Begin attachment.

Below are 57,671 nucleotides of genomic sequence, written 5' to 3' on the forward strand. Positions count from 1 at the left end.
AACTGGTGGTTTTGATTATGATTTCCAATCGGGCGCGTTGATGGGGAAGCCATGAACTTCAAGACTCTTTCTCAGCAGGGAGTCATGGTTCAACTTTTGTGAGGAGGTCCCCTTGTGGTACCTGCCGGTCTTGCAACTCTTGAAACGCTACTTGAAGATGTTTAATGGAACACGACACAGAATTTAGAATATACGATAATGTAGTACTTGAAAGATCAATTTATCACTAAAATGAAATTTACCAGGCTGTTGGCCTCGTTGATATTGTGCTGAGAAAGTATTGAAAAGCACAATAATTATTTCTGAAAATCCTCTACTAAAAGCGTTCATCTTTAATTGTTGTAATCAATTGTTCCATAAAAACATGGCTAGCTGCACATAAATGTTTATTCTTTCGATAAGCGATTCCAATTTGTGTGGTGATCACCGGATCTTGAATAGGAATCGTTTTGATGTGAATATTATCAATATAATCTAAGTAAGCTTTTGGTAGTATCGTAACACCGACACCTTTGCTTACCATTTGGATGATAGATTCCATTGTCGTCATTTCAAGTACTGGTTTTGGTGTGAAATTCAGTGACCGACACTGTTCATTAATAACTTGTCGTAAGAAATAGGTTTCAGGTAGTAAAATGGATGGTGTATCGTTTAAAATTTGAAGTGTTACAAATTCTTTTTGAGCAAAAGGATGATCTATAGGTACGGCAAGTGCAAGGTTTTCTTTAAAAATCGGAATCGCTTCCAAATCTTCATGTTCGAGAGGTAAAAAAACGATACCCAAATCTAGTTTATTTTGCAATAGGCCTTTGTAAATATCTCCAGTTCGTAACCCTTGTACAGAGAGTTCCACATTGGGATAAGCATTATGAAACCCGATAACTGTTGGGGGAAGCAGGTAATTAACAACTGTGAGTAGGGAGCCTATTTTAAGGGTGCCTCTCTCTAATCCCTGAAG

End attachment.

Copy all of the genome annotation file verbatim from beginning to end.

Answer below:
Below are 57,671 nucleotides of genomic sequence, written 5' to 3' on the forward strand. Positions count from 1 at the left end.
AACTGGTGGTTTTGATTATGATTTCCAATCGGGCGCGTTGATGGGGAAGCCATGAACTTCAAGACTCTTTCTCAGCAGGGAGTCATGGTTCAACTTTTGTGAGGAGGTCCCCTTGTGGTACCTGCCGGTCTTGCAACTCTTGAAACGCTACTTGAAGATGTTTAATGGAACACGACACAGAATTTAGAATATACGATAATGTAGTACTTGAAAGATCAATTTATCACTAAAATGAAATTTACCAGGCTGTTGGCCTCGTTGATATTGTGCTGAGAAAGTATTGAAAAGCACAATAATTATTTCTGAAAATCCTCTACTAAAAGCGTTCATCTTTAATTGTTGTAATCAATTGTTCCATAAAAACATGGCTAGCTGCACATAAATGTTTATTCTTTCGATAAGCGATTCCAATTTGTGTGGTGATCACCGGATCTTGAATAGGAATCGTTTTGATGTGAATATTATCAATATAATCTAAGTAAGCTTTTGGTAGTATCGTAACACCGACACCTTTGCTTACCATTTGGATGATAGATTCCATTGTCGTCATTTCAAGTACTGGTTTTGGTGTGAAATTCAGTGACCGACACTGTTCATTAATAACTTGTCGTAAGAAATAGGTTTCAGGTAGTAAAATGGATGGTGTATCGTTTAAAATTTGAAGTGTTACAAATTCTTTTTGAGCAAAAGGATGATCTATAGGTACGGCAAGTGCAAGGTTTTCTTTAAAAATCGGAATCGCTTCCAAATCTTCATGTTCGAGAGGTAAAAAAACGATACCCAAATCTAGTTTATTTTGCAATAGGCCTTTGTAAATATCTCCAGTTCGTAACCCTTGTACAGAGAGTTCCACATTGGGATAAGCATTATGAAACCCGATAACTGTTGGGGGAAGCAGGTAATTAACAACTGTGAGTAGGGAGCCTATTTTAAGGGTGCCTCTCTCTAATCCCTGAAG